Long Island: Private and Public Sectors Come Together to Save Stony Brook Creek from Environmental Disaster

The beautiful natural landscape around Stony Brook Creek is finally looking forward to some long-needed rehabilitation. The hope, as private property owners, the communities of Brookhaven and Smithtown, and the governing bodies in Suffolk County join forces to improve this location, is to help local species of flora and fauna to flourish again and to make the waterways safe for recreational activities like boating and fishing. County legislature at present is looking to forward half the cost of the revitalization, which is estimated to total just over $500,000. 

What Created the Current State of Stony Brook Creek? 

The main troubles that the project aims to tackle are twofold: The first involves the current drainage system. According to local sources, this has led to stormwater from nearby Stony Brook Harbor emptying into the area, leading to siltation. 

Siltation is an often humanmade form of water pollution that harms the local ecosystem, an over-accumulation of silt (or mineral) deposits that can harm local fish and wildlife, change coastlines, raise water temperatures, shrink wetlands, and even increase flooding frequency. Legislator Kara Hahn (D-Setauket) remarked on concerns regarding changes to water quality that have been noted, including the presence of blue algae in local ponds, one example of “all sorts of discharge” that the runoff has caused. 

The second issue is that of an overgrowth of phragmites, a form of watergrass classified as invasive in this part of the world. Brought over from Europe, it outperforms local flora and chokes it out, thus shifting the balance of the local ecosystem and native biodiversity. Biodiversity ensures that every living organism in an area plays a role in maintaining and sustaining the environment. Without plant biodiversity, the needs of local organisms are thus left in the hands of a more limited supply of resources. Human hands doing their part to maintain local ecosystems keeps local parks and forest areas healthy. This underscores how important it is that so many local bodies have come together to help Stony Brook Creek thrive.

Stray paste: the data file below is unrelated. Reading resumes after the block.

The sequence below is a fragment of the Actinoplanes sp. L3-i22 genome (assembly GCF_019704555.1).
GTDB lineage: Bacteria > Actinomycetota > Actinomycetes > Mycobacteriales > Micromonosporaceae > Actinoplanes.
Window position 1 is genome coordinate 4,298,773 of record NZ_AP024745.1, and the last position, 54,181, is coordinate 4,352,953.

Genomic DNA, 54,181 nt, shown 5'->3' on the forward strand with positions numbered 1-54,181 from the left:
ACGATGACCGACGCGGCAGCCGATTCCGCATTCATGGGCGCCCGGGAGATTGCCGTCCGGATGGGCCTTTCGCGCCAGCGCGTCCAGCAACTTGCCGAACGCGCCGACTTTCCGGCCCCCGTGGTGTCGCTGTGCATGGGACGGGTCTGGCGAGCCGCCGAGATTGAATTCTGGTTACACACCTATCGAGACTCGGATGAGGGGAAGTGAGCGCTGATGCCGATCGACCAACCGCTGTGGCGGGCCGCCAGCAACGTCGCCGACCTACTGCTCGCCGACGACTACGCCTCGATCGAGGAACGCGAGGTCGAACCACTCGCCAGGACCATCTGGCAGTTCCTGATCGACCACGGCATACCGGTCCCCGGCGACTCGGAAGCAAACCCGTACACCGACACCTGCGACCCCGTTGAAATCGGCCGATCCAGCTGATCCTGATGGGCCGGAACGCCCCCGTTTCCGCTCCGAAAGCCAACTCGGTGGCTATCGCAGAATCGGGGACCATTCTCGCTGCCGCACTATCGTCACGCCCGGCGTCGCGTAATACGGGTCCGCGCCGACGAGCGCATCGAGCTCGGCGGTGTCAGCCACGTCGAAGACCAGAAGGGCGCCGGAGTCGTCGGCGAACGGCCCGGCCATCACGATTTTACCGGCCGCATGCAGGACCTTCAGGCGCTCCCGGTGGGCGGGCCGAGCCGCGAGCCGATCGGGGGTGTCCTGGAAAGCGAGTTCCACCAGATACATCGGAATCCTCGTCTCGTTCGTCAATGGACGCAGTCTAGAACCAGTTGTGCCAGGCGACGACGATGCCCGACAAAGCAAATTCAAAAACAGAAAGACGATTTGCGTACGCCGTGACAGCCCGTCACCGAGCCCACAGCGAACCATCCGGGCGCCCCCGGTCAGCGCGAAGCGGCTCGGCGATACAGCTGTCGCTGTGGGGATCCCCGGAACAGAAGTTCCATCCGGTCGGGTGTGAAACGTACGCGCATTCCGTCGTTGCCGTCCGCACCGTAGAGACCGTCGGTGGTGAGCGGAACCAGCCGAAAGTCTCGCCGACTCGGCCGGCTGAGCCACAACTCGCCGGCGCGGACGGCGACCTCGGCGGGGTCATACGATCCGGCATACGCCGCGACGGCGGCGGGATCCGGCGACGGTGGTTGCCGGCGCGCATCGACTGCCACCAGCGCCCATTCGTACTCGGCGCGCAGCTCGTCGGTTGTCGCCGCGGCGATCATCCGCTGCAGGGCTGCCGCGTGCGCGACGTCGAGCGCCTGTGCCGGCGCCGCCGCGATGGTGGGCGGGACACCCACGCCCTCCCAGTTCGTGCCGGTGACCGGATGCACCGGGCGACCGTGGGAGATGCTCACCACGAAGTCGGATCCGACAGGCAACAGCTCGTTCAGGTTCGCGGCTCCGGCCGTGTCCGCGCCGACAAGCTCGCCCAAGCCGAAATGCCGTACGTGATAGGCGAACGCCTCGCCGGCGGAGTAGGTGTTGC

The Plan for Cleanup: Trimming Back Phragmite Growth

It was reported that the Ward Melville Heritage Organization (WMHO) will be helming this part of the project. Suffolk County has awarded them a grant to tackle a pilot program for clearing away around 12,000 square feet of harmful concentrations of phragmite. Their innovative new method promises completion without the use of harmful chemicals or mechanical equipment. 

In fact, the entire process is done by hand, and WMHO has reported that in tests in smaller areas, there is very limited regrowth, giving local flora a fighting chance against an otherwise robust competitor for soil and nutrients.

The Plan for Cleanup: The New Drainage System

Probably the more costly arm of Stony Brook’s revitalization, installing a new drainage system will likely begin with disconnecting the four drain pipes that feed into the creek. The intent is to create a new system that will divert drainage away, and handled through crews of laborers and contractors hired by the Brookhaven Town Highway Department. Their jobs will be to: 

  • Construct 32 catch basins.
  • Install 2,300 linear feet of new drain pipe around town rights of way.
  • Use these drain pipes to divert runoff away from the creek and into more environmentally safe places, such as the wetlands that can naturally filter and distribute new sediment without impacting ecosystem. 

Both arms of the project are expected to commence in the winter of this year and continue through to completion by the summer of 2021.

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